Hospitals know they must keep their physicians engaged, but often find themselves at a loss as to how to accomplish this. Dan Wittlock, consulting physician with Physician Wellness Services, works with hospitals on how to keep physicians engaged. Here are five of his engagement tips:
1. Respect. Wittlock says something as simple as respect is often overlooked in a hospital, Wittlock said, but it is very important to physicians. “They’ve done a lot to get to where they are,” he said. Physicians are an integral part of the hospital, and as such, administrators should be open to letting physicians add input to crucial decisions that affect the whole organization.“They want opportunities to lead and participate in organizational decision making,” Wittlock said.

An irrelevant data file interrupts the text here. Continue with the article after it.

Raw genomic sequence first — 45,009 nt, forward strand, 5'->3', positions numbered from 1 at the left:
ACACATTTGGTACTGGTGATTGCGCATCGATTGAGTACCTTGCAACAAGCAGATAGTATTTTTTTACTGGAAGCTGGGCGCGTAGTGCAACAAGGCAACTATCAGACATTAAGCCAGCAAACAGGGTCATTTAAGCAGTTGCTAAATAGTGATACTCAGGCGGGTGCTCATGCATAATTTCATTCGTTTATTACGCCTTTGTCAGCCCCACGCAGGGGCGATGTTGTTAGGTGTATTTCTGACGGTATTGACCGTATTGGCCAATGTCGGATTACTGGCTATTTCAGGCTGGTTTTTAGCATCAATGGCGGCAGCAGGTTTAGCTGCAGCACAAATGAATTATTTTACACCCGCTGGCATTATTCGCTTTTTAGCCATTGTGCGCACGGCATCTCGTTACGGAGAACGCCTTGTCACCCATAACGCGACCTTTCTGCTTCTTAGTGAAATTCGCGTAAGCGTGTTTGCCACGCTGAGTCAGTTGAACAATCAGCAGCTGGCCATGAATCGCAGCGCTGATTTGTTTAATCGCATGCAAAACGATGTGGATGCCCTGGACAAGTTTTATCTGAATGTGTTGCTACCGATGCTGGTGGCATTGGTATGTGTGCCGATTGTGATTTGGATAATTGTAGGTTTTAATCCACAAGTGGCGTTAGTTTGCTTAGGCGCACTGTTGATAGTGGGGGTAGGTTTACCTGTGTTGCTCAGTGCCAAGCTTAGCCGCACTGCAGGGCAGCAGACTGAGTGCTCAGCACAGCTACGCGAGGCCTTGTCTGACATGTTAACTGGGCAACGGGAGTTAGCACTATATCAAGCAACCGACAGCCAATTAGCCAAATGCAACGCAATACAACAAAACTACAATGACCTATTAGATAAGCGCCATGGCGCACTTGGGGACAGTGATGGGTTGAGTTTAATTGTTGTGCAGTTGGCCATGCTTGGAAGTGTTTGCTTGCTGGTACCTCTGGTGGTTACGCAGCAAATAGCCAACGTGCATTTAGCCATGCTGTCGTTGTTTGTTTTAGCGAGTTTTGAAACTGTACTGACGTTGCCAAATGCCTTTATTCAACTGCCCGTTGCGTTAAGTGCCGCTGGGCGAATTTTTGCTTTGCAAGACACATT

2. Reach out. Hospital administrators need to make more efforts to reach out to physicians, Wittlock said. Administrators should hold large meetings in which physicians can voice their opinions, have an open door policy and just go around the facility and ask physicians their opinions. “The informal way of doing things is very effective,” he said.
3. Foster good relationships. Administrators should help physicians connect with one another with events such as golf tournaments or group bicycle rides. And if or when conflicts do arise, they should address the problems.
4. Good life balance Physicians have never been accused of not working enough and are often in danger of burning out. Administrators and physicians need to work together to create a culture in which a good life balance can help avoid the burnout, Wittlock said. “Most docs are in denial until it happens,” he said. “Docs should be really looking for a healthy balance.”
5. Time management. Physicians need to have more control over how their time is spent. Typically, administrators decide their workload and patient schedule, but physicians should have more say about their schedules, said Wittlock. Giving physicians more say helps create healthier and stronger relationships with administrators, Wittlock said. “You need strong physician/admin relationships.”